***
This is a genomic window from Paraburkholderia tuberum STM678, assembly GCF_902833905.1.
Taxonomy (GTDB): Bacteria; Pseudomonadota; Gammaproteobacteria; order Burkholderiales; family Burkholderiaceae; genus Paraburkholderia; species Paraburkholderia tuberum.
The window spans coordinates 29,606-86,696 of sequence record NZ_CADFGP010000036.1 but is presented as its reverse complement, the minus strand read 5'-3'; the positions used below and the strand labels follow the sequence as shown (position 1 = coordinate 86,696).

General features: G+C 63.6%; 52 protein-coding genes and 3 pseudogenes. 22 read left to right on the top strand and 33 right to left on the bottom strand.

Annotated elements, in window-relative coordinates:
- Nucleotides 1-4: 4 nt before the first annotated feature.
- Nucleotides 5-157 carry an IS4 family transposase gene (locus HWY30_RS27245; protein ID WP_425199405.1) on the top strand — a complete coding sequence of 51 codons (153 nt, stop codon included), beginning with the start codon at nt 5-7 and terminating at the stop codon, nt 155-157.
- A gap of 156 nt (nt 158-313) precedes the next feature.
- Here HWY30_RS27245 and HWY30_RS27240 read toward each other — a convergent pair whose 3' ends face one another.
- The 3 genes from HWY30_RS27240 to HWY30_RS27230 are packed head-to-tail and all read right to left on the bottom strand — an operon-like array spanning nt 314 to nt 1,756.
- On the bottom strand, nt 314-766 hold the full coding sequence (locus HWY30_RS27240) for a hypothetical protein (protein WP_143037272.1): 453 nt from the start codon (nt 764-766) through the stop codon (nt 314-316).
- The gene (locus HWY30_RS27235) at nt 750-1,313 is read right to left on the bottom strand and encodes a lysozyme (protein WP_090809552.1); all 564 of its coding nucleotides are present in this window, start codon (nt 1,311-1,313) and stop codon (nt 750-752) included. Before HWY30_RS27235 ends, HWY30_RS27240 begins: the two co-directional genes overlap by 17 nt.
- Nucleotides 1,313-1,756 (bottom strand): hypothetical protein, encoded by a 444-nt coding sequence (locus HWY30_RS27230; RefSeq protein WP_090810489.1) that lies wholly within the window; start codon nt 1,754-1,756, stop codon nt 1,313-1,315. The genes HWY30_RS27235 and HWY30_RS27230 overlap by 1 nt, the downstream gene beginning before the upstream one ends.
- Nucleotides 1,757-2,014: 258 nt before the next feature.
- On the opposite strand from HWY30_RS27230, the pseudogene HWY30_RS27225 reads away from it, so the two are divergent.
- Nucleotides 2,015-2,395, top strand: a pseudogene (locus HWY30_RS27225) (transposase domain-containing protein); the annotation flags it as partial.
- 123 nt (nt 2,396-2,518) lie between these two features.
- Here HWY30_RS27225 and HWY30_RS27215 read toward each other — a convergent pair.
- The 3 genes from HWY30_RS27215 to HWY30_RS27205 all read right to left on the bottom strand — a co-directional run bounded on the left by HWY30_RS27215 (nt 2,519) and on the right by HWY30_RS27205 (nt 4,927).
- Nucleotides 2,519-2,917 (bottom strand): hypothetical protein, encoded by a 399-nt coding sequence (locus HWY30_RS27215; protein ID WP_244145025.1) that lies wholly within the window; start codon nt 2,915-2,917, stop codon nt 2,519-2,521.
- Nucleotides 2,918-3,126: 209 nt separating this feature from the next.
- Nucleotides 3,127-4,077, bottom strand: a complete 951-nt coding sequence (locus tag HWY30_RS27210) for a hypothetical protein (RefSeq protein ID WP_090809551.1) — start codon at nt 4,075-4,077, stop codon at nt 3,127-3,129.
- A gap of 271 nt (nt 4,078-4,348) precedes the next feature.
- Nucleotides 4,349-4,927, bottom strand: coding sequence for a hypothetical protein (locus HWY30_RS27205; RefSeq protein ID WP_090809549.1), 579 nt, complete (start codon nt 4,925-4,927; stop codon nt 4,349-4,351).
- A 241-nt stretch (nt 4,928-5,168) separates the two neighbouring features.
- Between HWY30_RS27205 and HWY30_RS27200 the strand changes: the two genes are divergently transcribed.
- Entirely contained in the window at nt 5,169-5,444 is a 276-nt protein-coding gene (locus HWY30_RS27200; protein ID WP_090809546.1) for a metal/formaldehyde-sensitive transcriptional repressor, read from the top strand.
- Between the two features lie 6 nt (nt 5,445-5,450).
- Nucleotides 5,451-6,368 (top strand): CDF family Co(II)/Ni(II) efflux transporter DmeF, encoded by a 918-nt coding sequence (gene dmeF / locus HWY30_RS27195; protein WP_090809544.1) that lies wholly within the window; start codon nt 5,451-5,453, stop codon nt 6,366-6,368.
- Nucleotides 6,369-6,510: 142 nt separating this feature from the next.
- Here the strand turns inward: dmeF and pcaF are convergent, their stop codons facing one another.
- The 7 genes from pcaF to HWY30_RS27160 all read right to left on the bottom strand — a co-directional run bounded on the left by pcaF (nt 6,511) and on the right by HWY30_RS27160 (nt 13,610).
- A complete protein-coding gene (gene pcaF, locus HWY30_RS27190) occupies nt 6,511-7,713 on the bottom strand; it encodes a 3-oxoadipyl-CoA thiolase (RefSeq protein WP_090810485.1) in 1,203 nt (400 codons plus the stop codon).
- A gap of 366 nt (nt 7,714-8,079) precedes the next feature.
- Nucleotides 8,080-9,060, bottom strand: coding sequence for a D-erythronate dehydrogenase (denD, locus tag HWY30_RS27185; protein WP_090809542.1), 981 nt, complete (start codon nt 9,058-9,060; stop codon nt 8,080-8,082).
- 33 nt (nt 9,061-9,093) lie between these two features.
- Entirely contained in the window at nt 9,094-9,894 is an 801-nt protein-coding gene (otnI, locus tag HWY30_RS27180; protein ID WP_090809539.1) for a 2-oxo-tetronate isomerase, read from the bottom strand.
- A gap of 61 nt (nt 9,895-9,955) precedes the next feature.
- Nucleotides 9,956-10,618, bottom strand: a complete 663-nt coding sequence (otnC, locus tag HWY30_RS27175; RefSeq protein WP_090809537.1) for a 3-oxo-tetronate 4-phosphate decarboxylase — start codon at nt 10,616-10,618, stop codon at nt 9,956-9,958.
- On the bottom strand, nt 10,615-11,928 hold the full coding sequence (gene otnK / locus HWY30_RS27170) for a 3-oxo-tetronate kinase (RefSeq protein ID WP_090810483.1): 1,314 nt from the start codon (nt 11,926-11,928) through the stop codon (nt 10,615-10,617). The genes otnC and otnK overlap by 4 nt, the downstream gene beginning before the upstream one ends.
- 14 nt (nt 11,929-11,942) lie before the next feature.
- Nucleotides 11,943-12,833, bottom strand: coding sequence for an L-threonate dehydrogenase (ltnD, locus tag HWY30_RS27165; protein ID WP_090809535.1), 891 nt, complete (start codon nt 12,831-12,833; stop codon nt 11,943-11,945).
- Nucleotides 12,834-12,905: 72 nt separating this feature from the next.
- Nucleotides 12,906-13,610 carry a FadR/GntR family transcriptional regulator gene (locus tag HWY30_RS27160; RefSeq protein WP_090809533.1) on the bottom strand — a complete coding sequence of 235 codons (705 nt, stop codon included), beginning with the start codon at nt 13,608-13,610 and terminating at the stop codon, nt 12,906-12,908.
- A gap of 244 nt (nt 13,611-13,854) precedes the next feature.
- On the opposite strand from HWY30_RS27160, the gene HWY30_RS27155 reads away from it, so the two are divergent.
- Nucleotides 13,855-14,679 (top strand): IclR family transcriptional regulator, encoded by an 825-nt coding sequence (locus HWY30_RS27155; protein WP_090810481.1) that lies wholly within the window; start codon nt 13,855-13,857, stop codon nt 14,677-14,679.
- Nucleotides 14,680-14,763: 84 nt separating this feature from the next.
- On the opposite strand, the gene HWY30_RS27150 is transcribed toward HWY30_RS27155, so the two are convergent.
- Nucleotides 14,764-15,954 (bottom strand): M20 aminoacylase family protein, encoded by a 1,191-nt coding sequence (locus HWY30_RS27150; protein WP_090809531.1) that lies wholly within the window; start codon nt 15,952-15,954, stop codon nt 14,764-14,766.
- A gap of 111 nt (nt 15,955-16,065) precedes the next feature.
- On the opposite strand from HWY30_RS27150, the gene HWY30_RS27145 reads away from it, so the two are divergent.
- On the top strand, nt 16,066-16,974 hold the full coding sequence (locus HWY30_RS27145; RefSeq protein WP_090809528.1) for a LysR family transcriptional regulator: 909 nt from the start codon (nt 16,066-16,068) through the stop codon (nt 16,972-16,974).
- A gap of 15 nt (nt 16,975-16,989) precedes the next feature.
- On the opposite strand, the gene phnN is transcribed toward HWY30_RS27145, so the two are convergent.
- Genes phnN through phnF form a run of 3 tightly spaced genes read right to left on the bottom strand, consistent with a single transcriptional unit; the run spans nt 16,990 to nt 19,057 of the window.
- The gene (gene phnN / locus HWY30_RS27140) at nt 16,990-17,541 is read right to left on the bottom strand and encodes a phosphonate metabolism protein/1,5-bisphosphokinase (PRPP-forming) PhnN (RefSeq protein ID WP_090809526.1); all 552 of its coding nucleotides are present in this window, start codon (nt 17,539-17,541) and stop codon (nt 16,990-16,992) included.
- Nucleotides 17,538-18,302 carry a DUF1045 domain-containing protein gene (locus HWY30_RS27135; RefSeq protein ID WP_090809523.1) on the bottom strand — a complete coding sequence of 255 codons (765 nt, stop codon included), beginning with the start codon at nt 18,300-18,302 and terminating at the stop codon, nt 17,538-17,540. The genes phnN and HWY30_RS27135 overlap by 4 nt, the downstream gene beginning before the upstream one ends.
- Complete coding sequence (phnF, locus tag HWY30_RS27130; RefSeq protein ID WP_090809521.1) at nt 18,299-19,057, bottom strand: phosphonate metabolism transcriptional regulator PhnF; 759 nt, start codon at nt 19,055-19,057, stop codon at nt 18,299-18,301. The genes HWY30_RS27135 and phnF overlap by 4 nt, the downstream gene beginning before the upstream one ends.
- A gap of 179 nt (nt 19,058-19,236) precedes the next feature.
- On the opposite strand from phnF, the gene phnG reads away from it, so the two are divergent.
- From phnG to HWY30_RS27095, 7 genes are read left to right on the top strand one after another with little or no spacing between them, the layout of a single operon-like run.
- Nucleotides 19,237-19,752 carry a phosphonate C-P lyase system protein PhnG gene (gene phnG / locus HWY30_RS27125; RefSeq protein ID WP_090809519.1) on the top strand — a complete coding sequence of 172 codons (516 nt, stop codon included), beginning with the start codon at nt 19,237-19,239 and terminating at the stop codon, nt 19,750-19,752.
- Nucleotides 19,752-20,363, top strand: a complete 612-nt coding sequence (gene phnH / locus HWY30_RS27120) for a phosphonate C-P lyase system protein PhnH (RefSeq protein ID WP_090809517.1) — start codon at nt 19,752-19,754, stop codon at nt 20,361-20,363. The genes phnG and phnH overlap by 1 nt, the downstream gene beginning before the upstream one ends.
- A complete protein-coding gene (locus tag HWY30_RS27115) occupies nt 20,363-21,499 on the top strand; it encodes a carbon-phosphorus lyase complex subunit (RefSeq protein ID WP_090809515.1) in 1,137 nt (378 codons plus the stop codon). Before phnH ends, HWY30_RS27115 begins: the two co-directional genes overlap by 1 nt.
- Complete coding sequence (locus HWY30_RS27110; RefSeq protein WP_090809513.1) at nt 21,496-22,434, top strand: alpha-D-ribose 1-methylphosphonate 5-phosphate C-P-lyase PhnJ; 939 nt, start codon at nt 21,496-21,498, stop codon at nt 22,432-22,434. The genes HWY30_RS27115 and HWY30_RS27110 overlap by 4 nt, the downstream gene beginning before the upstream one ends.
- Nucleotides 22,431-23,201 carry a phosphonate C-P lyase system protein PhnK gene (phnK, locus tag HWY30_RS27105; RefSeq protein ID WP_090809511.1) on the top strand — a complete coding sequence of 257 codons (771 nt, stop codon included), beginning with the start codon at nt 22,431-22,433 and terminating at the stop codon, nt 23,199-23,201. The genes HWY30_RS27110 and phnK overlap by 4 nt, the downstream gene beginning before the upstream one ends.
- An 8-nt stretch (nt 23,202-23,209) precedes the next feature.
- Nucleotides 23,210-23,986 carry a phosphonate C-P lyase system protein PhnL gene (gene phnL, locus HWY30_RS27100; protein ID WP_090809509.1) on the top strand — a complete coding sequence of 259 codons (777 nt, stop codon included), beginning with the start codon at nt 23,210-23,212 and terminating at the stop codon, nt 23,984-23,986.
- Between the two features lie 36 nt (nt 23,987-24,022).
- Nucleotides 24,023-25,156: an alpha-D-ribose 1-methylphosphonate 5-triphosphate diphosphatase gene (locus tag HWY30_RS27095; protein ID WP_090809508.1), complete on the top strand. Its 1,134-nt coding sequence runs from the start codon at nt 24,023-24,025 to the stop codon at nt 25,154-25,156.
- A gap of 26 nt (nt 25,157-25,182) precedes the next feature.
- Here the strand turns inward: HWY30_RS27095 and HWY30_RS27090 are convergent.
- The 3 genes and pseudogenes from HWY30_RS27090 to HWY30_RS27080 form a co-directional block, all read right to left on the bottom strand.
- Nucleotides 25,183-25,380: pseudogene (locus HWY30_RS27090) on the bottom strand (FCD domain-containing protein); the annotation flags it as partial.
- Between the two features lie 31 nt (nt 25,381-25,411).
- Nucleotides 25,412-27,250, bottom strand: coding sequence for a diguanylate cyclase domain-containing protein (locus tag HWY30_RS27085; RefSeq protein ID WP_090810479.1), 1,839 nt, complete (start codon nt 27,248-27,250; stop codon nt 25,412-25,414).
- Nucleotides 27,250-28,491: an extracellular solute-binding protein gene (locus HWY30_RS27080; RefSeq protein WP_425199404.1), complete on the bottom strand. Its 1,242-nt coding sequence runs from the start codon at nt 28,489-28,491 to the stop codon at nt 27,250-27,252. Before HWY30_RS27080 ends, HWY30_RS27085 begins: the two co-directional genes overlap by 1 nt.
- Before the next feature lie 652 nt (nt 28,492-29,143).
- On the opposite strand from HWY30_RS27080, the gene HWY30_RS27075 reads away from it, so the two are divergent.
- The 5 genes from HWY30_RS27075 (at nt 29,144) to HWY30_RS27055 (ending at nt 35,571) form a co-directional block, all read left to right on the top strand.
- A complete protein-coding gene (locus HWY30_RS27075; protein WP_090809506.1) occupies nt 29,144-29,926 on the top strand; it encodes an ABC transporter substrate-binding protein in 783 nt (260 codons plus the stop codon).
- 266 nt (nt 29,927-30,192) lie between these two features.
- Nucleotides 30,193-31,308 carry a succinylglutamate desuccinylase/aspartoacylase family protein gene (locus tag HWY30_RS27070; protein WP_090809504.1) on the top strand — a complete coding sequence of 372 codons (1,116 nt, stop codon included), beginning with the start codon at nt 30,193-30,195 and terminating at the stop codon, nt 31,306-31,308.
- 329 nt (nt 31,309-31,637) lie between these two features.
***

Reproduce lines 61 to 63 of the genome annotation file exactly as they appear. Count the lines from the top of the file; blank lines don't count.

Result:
- On the opposite strand from phnF, the gene phnG reads away from it, so the two are divergent.
- From phnG to HWY30_RS27095, 7 genes are read left to right on the top strand one after another with little or no spacing between them, the layout of a single operon-like run.
- Nucleotides 19,237-19,752 carry a phosphonate C-P lyase system protein PhnG gene (gene phnG / locus HWY30_RS27125; RefSeq protein ID WP_090809519.1) on the top strand — a complete coding sequence of 172 codons (516 nt, stop codon included), beginning with the start codon at nt 19,237-19,239 and terminating at the stop codon, nt 19,750-19,752.